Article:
A 22-month-old boy was brought to the pediatric emergency room because of severe nocturnal snoring with oxygen desaturation. He was a second twin born at 26 weeks gestation with a birth weight of 900 g. He was diagnosed with mild bronchopulmonary dysplasia, discharged from the neonatal intensive care unit without supplemental oxygen and had no need for chronic respiratory treatment. At 12 months of age he started snoring and underwent adenoidectomy with temporary improvement of his symptoms. Over the following months, the snoring became more severe, causing frequent nocturnal wakening. A flexible, drug-induced sleep endoscopy (DISE) was performed and demonstrated severe pharyngeal collapse without evidence of tonsillar or adenoidal hypertrophy. On neurological examination he had mild generalized hypotonia and brain MRI was normal. Polysomnography demonstrated an AHI of 46 per hour.
Nasal CPAP was initiated but the child rejected it repeatedly. HFNC therapy at a flow of 10 L/min and FiO2 of 30% was initiated, resulting in resolution of both snoring and hypoxia. He was discharged with nocturnal HFNC. Polysomnography while receiving HFNC demonstrated an AHI of 1.9/h with a single episode of oxygen desaturation to 86%. His weight increased from 8.2 Kg (z score −3.27) at presentation to 11.5 kg (z score −1.53) over 23 months of treatment.
A 15-year-old boy with severe psychomotor retardation presented to our outpatient clinic due to worsening snoring and arousals during sleep. His tonsils were assessed by direct visualization and his adenoids were assessed by fiberoptic laryngoscopy and found to be not enlarged. A polysomnogram showed severe OSA with an AHI of 29/h. Despite significant attempts on the part of the family, he was unable to adapt to any of the CPAP masks because of his mental status. He was hospitalized preoperatively for a tracheostomy but required bridging therapy with HFNC at a flow of 10 L/min and FiO2 of 21%. He persistently maintained good oxygen saturation during sleep. The tracheostomy was postponed and he was discharged on a home HFNC device with the same parameters. Polysomnography on the above treatment demonstrated an AHI of 6/h.
A 3-year-old girl born at term with multiple anomalies, including situs inversus totalis, microcephaly, and microphthalmia presented to the pulmonology clinic with inspiratory stridor. Initial examination showed that her weight had dropped from the 10th percentile at birth to below the 3rd percentile. DISE demonstrated very severe laryngomalacia with complete collapse of a very small epiglottis into the larynx during inspiration. A sleep study demonstrated an AHI 18.7/h. These caused periodic hypercapnia to 52 mm Hg and oxygen desaturation down to 61%. A trial with CPAP failed mainly due to her face anomalies. Low flow oxygen therapy partially corrected the hypoxia but not the hypoventilation. With a flow of 6 L/min and FiO2 of 21%, only one event of desaturation was observed. She was discharged home with HFNC therapy and no desaturations were noted for 3 months. Polysomnography on HFNC demonstrated a substantial improvement with an AHI of 8.8/h, the flow was increased to 8 L/min, and repeat polysomnography is planned.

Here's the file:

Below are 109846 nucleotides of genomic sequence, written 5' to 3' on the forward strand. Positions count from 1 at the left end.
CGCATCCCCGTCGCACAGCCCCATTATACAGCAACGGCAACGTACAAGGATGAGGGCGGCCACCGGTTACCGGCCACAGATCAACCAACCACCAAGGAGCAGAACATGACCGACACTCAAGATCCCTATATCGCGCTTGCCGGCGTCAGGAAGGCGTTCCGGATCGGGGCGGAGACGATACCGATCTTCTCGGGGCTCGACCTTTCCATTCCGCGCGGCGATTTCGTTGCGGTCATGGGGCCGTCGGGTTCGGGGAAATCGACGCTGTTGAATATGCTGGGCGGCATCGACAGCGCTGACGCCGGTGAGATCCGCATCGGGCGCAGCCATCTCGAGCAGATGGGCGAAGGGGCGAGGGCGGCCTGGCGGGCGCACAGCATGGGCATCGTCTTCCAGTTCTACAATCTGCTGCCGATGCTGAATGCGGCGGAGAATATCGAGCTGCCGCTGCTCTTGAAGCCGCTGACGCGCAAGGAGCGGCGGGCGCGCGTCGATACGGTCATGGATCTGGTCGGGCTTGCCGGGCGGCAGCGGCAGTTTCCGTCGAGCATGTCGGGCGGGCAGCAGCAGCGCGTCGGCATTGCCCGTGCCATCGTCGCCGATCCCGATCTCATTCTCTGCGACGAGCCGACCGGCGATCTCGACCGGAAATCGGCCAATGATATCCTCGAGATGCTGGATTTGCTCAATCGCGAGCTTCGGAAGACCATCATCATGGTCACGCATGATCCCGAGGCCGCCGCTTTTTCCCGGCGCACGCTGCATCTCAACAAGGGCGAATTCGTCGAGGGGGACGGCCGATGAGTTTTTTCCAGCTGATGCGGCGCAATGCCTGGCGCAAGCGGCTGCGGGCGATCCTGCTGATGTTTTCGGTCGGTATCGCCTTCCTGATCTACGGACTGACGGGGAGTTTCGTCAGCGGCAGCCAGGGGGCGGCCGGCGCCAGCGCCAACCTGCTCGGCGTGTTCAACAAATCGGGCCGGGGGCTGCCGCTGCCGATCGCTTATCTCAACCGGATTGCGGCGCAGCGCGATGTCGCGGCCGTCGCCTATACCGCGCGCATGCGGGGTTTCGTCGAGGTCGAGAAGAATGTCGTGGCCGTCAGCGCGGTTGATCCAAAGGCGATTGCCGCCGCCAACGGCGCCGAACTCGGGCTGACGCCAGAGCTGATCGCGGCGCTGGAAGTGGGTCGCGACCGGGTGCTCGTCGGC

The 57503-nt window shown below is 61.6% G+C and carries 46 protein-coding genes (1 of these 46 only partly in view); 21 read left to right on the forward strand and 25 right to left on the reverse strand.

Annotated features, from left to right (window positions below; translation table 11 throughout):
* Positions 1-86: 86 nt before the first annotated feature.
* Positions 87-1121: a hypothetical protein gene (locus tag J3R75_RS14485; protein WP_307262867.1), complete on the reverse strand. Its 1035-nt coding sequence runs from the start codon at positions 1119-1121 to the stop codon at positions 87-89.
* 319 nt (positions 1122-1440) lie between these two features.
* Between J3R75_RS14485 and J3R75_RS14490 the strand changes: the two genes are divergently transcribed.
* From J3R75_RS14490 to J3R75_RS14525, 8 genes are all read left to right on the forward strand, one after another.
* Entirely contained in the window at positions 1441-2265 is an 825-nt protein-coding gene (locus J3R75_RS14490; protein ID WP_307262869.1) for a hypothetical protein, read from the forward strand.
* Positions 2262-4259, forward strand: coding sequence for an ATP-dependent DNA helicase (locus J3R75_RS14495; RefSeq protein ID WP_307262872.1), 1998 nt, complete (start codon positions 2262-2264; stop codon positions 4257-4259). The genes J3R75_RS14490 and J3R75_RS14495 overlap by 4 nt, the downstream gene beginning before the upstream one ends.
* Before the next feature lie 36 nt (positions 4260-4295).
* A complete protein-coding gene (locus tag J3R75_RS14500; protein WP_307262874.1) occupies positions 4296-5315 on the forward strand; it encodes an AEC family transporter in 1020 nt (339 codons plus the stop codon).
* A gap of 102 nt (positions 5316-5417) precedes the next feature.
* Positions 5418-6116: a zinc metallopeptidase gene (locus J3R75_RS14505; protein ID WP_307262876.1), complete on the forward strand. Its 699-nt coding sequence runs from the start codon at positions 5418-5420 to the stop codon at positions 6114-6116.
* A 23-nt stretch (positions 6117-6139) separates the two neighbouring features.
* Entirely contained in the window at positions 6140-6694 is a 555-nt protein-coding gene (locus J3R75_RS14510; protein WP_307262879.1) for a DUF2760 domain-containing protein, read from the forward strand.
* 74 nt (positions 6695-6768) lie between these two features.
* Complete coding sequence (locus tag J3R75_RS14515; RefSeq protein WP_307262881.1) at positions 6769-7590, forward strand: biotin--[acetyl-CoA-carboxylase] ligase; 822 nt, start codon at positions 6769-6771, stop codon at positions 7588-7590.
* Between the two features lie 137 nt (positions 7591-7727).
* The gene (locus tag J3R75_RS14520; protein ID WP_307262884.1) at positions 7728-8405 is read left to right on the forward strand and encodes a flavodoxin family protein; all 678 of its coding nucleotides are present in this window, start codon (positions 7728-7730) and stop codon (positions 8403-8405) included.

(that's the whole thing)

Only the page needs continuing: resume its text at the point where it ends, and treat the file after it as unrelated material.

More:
A 2-month-old girl with generalized hypotonia and poor weight gain was admitted because of apneas. On examination she had retrognathia, a protruding tongue, and unilateral cho-anal stenosis. She had constant stridor, and respiratory rate was 12 breaths per minute. Her reflexes were generally increased but brain MRI was normal. She had intermittent hypoxia and her blood gas showed partially compensated respiratory acidosis with pCO2 55–63 mm Hg; pH 7.32–7.40; and HCO3 31–35 mmol/L. DISE showed pharyngo-laryngo-tracheomalacia. Polysomnography showed mixed obstructive and central apneas with an AHI 15/h and end-tidal CO2 as high as 55 mm Hg. She was treated with HFNC therapy at a flow of 5 L/min and FiO2 of 21%. After 2 months of HFNC therapy her hypotonia had resolved and physical development was normal for her age. Her weight increased from under the second percentile to 7th percentile. Venous blood gas using HFNC showed pCO2 41.3 mm Hg with pH 7.38 and HCO3 23 mmol/L. Polysomnography with HFNC showed primarily obstructive events with an AHI of 5.6/h.
A 3-year-old boy with Treacher Collins syndrome underwent tracheostomy placement at 2 weeks of age due to upper airway obstruction. A mandibular advancement operation was performed followed by adenotonsillectomy and decannulation. DISE demonstrated significant airway obstruction at the level of the tongue and soft palate. Polysomnography was performed because of nocturnal snoring and showed an AHI of 6.2/h with oxygen desaturations under 90% for 3% of the time. Meanwhile, he had a significant clinical deterioration with witnessed nocturnal apneas and desaturations down to 50% and presented urgently to the emergency department. HFNC therapy at a flow of 10 L/min and FiO2 of 21% was started with immediate clinical improvement. Polysomnography while using the device demonstrated AHI 2.7/h and saturations under 90% for 0.2% of the night.
Taking all cases together, while on HFNC, mean AHI decreased from 22.98/h to 5/h (p = 0.034) and mean nadir oxygen saturation increased from 65% to 81.4% (p = 0.011) (Table 1, Figure 1). Details regarding other parameters of the polysomnography are presented in Table 2.